Iran's sanction relief proposal by Trump prompted Bolton's departure: Report
Iran Press TV
Sun Sep 15, 2019 03:44PM
The abrupt departure of former US National Security Adviser John Bolton reportedly took place after President Donald Trump proposed the idea of lifting some US sanctions on Iran as an incentive for the Islamic Republic to come to the negotiating table.
Trump suggested easing sanctions against Iran as a means of encouraging Tehran to renegotiate the 2015 nuclear deal, officially called the Joint Comprehensive Plan of Action (JCPOA), but the idea did not sit well with Bolton, according to NBC News citing a source familiar with the matter.
Bolton, a well-known Iran hawk, made clear to the US president during their discussion in the Oval Office on Monday afternoon that he strongly disagreed with the proposal, the source said, adding that he was out as national security adviser the following morning.
Trump announced Bolton's dismissal in a tweet on Tuesday, saying he had "disagreed strongly with many of his suggestions," presumably meaning the hawkish politician's advocacy for regime change in Syria, Venezuela, North Korea and Iran.
This is while Bolton has claimed that he actually decided to quit and was not sacked by the president. He even insisted that he had attempted to resign before Trump's announcement.
Trump had sometimes joked about Bolton's image as a warmonger, reportedly saying in one Oval Office meeting that "John has never seen a war he doesn't like."
Bolton had adopted an aggressive approach towards Iran since his appointment to the top post by Trump. Independent observers have accused him of conniving with Israeli Prime Minister Benjamin Netanyahu in order to provoke a military conflict between Iran and the United States.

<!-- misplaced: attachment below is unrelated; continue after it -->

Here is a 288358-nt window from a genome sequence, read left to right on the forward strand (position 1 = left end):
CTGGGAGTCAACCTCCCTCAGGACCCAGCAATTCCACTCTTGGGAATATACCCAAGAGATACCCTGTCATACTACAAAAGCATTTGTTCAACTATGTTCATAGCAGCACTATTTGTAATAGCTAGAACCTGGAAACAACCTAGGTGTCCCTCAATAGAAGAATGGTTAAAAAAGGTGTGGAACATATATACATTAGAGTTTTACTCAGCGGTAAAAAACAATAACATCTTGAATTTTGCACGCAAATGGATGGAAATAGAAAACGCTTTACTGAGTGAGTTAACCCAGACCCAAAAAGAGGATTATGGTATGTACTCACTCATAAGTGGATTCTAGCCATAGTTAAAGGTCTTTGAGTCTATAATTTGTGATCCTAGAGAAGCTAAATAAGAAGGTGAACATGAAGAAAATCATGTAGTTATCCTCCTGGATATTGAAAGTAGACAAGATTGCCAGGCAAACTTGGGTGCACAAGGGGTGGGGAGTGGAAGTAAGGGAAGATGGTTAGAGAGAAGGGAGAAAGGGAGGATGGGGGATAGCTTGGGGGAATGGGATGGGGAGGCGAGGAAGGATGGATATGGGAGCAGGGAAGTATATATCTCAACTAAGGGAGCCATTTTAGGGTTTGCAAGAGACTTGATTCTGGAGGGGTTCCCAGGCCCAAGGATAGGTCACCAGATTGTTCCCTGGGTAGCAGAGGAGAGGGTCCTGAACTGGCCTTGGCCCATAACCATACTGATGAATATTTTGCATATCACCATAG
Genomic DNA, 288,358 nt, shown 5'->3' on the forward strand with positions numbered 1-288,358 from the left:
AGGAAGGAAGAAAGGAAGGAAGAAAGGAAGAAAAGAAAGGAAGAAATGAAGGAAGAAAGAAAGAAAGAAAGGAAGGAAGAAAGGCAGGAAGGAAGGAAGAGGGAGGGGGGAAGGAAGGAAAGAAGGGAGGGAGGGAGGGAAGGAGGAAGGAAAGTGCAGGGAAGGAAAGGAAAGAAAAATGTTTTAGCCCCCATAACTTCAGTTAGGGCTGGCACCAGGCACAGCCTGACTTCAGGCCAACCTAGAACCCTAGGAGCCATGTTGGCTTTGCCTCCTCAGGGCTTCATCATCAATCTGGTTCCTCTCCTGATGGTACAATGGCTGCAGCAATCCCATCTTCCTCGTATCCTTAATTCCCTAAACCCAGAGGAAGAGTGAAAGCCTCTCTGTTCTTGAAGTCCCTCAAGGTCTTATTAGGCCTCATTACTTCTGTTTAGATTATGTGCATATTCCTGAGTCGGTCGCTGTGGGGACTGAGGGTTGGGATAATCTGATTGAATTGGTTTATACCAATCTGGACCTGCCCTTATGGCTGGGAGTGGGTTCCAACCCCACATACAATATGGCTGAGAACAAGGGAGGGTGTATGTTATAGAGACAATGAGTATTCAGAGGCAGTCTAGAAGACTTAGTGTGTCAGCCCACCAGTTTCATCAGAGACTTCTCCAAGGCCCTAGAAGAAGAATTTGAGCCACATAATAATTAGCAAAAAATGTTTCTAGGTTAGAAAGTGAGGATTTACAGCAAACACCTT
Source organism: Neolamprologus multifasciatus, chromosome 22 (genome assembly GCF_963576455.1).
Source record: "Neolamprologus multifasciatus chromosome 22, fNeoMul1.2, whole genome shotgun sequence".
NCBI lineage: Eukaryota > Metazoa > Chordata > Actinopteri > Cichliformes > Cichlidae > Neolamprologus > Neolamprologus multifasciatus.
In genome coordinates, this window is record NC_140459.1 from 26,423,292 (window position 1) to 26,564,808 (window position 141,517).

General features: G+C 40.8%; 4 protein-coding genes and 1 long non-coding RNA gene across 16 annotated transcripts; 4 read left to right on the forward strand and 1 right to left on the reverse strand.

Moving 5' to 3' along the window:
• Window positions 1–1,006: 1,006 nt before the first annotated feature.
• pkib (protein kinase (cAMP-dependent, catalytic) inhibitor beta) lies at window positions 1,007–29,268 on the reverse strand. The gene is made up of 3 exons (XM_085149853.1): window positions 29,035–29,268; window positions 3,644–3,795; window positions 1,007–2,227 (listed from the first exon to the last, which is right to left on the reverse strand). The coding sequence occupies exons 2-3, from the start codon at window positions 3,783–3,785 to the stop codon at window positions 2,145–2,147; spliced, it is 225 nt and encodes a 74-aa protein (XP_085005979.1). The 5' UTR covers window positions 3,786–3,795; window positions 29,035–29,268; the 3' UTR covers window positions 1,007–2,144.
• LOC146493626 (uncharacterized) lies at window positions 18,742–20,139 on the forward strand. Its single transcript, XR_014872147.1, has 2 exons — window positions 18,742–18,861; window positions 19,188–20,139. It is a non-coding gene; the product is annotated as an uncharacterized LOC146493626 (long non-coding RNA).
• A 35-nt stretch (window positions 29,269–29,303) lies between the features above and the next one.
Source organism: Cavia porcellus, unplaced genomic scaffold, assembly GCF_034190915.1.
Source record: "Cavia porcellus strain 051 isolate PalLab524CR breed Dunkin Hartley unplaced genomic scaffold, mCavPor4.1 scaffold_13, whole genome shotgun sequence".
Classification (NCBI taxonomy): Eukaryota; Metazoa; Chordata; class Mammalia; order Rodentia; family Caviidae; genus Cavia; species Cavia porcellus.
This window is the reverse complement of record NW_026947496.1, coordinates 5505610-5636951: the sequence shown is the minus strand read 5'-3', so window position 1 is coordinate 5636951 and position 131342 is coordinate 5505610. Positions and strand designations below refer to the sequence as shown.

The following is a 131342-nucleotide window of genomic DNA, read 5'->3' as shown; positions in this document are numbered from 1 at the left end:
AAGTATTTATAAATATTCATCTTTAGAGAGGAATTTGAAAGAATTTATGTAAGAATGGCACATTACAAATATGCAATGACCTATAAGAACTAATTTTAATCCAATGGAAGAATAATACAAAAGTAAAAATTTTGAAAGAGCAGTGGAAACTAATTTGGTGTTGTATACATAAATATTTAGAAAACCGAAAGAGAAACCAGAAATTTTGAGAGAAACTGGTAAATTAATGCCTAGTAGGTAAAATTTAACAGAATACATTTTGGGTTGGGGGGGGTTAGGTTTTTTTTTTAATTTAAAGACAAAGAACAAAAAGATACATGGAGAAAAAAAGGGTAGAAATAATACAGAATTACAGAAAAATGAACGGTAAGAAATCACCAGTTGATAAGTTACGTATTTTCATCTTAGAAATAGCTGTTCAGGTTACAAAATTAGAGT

A White House spokesman said deputy national security adviser Charles Kupperman would fill Bolton's role on an acting basis.
The JCPOA was signed between Iran and six world states – namely the US, Germany, France, Britain, Russia and China. Washington, however, left the accord last May, leaving the future of the historic deal in limbo.
Critical of Washington's move, the European parties to the JCPOA vowed efforts to keep the deal in place by protecting Tehran against the US sanctions, but did little in practice.
On May 8, the first anniversary of Washington's unilateral exit from the deal Iran announced its decision to stop exporting excess uranium and heavy water for a 60-day period, during which the remaining sides would have to ensure that Iran is no more deprived of the economic benefits it was promised under the agreement.
Iran, which has been fully complying with all of its commitments despite the US pullout and the European shortfalls, began scaling down its commitments in early July, when a 60-day deadline set by Tehran for the other signatories to fulfill their side of the JCPOA was not met.
Tehran has given the European signatories another two months to take meaningful action to save the JCPOA as a France-led diplomatic process is underway between the two sides.
Tehran says its reciprocal measures will be reversible as soon as Europe finds practical ways to shield the Iranian economy from unilateral US bans.
Despite exerting "maximum pressure" on Iran, Trump has repeatedly offered to meet Iranian authorities and hold bilateral talks with no pre-conditions. Iran, however, says it will not negotiate under pressure.
Multiple US officials have recently voiced the possibility of a meeting between Trump and Iranian President Hassan Rouhani. US State Secretary Mike Pompeo said in particular that the two leaders could hold talks on the sidelines of an upcoming UN General Assembly.
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